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Trying times

This is my quest To follow that star
No matter how hopeless No matter how far
To fight for the right Without question or pause
To be willing to march into hell for a heavenly cause

It was so close. It could have been the result that so many, many people had dreamed of. But in the end it wasn’t to be. Despite the pressure, the commitment and the hard work, buoyed up by the dogged determination of the cheeky-grinned blond captain to make it happen, they just weren’t able to push it across the line. That final, glorious touch-down for victory was denied by the brutal determination of the opposing team to play the game their way and only their way…..but that’s enough about Brexit, the rugby was heart-breaking. So close, and yet not enough. Anyway, time to look to the future.

Of course, the future isn’t exactly clear at the moment, thanks to the fact that we are six weeks away from a general election. I know time speeds up as you get older, but, seriously, it only seems like 18 months since we had the last one.

General elections aren’t known for their ability to calm consumer jitters. For from it. It is a truth, universally acknowledged, that people in want of a settled government tend to be more cautious in their spending habits than those operating with less uncertainty. This industry is particularly susceptible to election jitters. So much of the RMI market that lies at the heart of what most merchants do, is governed by the rate of property transactions, house purchases and householder confidence. Every general election I can remember has been preceded by a period of uncertainty and belt-tightening. Bad enough when that happens once every five years; disastrous for confidence when it occurs not once, not twice but three times in five years. But Parliament has decreed that Boris must go to the polls to secure a mandate for his Brexit plan and so off to the polls Boris goes, dragging the country behind him. I remember another Prime Minister who thought that calling a snap general election would do just that. Spoiler alert – it didn’t and that’s why Mrs May is where she is and Mr Johnson is where he is.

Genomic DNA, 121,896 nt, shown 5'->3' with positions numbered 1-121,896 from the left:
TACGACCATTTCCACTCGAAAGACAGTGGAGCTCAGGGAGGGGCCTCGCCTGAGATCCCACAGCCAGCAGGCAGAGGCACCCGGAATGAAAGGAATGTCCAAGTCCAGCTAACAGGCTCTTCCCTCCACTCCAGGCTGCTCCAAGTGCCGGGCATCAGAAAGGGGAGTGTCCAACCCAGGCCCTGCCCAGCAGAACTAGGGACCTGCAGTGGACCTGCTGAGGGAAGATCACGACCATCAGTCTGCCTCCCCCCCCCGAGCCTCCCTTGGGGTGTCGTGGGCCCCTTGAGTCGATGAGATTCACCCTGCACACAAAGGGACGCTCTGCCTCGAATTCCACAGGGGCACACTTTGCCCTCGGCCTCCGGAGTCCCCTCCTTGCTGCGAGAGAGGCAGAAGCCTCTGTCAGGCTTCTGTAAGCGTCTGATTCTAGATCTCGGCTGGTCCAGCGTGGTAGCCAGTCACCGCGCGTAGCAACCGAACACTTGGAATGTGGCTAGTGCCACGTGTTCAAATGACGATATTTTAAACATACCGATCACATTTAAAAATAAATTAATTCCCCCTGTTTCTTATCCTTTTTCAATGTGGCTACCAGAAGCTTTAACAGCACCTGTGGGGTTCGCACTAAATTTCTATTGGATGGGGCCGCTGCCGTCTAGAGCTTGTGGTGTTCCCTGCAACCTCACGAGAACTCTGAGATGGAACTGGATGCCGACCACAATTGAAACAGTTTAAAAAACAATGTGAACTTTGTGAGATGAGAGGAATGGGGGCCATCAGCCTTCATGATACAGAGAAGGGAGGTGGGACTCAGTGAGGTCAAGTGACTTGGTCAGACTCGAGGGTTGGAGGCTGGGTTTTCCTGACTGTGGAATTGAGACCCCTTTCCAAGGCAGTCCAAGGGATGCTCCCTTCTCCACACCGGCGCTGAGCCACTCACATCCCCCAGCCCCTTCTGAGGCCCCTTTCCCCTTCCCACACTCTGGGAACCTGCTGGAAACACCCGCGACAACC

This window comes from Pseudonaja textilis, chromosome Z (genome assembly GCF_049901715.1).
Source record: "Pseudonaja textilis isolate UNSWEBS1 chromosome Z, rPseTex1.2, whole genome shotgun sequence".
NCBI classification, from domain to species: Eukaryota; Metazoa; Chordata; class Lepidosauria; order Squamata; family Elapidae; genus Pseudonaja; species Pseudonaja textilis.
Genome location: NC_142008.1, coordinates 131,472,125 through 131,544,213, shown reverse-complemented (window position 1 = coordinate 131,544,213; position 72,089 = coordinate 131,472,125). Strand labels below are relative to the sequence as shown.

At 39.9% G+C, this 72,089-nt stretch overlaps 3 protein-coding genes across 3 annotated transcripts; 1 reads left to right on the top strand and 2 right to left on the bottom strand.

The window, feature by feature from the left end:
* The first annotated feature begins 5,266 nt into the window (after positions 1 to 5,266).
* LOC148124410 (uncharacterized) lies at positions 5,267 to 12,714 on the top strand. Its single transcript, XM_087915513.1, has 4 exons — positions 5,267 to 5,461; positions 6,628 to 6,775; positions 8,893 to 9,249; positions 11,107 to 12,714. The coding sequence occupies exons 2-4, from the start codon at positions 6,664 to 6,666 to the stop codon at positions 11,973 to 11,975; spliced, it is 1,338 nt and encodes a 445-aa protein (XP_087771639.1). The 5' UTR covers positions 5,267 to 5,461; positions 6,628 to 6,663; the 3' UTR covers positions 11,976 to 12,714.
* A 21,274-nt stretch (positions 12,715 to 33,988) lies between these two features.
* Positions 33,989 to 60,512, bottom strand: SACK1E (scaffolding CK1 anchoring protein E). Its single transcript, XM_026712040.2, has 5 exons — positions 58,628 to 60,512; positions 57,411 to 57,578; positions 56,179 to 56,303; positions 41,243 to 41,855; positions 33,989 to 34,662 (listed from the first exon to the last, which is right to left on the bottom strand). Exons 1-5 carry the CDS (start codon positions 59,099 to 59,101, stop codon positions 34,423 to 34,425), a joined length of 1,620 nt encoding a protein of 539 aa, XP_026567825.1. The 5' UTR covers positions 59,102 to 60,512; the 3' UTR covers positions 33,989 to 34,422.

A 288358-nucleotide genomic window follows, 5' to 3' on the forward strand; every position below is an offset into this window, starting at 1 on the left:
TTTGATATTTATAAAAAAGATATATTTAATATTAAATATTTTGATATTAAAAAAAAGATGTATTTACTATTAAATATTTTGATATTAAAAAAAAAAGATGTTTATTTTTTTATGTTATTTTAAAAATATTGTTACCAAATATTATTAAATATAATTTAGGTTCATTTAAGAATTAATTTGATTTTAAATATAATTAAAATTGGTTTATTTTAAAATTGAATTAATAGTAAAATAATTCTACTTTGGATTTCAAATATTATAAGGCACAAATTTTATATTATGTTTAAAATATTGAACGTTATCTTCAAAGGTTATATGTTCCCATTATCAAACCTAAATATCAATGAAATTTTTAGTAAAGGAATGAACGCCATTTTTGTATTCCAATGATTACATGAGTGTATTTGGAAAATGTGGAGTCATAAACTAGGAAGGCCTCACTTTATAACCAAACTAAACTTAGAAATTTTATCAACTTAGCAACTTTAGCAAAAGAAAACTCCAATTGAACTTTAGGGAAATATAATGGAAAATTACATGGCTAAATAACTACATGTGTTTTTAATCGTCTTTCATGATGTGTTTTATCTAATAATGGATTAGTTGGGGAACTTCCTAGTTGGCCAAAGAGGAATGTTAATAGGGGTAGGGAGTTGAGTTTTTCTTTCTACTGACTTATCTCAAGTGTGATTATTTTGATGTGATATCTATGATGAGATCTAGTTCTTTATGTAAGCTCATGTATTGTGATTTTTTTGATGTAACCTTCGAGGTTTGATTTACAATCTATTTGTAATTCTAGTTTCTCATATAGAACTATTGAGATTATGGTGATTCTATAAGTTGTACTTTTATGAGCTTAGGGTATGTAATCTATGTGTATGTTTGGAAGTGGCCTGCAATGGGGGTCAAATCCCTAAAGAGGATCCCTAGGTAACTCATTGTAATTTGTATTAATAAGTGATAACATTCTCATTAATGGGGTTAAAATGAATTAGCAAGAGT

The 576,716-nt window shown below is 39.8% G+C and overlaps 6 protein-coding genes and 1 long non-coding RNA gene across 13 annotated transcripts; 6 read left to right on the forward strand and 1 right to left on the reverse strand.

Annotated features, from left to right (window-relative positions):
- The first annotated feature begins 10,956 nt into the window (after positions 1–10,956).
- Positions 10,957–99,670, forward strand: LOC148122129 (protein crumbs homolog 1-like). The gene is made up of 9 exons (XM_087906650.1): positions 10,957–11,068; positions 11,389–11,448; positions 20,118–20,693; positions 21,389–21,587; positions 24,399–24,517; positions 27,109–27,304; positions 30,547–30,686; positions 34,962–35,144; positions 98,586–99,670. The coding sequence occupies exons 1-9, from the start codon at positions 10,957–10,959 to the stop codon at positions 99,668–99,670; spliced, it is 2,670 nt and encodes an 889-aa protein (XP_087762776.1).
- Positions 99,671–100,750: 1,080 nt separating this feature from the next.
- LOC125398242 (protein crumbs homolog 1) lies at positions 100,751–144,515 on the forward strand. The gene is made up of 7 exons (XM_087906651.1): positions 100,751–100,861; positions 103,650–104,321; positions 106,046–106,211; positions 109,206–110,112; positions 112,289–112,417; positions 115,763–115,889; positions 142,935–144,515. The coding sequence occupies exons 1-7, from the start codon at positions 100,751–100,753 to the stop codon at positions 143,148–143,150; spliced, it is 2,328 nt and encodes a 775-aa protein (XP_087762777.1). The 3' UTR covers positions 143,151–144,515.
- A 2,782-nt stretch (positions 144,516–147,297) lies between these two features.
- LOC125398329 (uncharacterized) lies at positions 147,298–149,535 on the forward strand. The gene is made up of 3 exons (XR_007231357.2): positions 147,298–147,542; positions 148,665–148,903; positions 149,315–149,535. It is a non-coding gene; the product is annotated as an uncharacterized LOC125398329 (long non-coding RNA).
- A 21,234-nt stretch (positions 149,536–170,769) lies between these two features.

David Cameron will be remembered as the Prime Minister who couldn’t or wouldn’t stand up to UKIP and the ERG, asked the question of the electorate that possibly shouldn’t have been asked (certainly not in the way it was asked) and, not liking the answer, swanned off to his shed. Teresa May will be remembered as the Prime Minister who also asked a question of the electorate and squandered the majority she’d inherited. How will Boris be remembered? As the Prime Minister who ‘got Brexit done’, or the one who prorogued then un-prorogued Parliament and then oversaw the haemorrhaging of Tory MPs – 39 of them thus far, including Amber Rudd, Nicky Morgan, Philip Hammond, Rory Stewart, Ed Vaisey, Justine Greening, Ken Clarke, Sir Nicholas Soames and Jo Johnson, the Prime Minister’s own brother. As Boris himself might say “Et tu, frater?”

 

 

 

 

About Fiona Russell-Horne

Fiona Russell-Horne
Editor-in-Chief across the BMJ portfolio.

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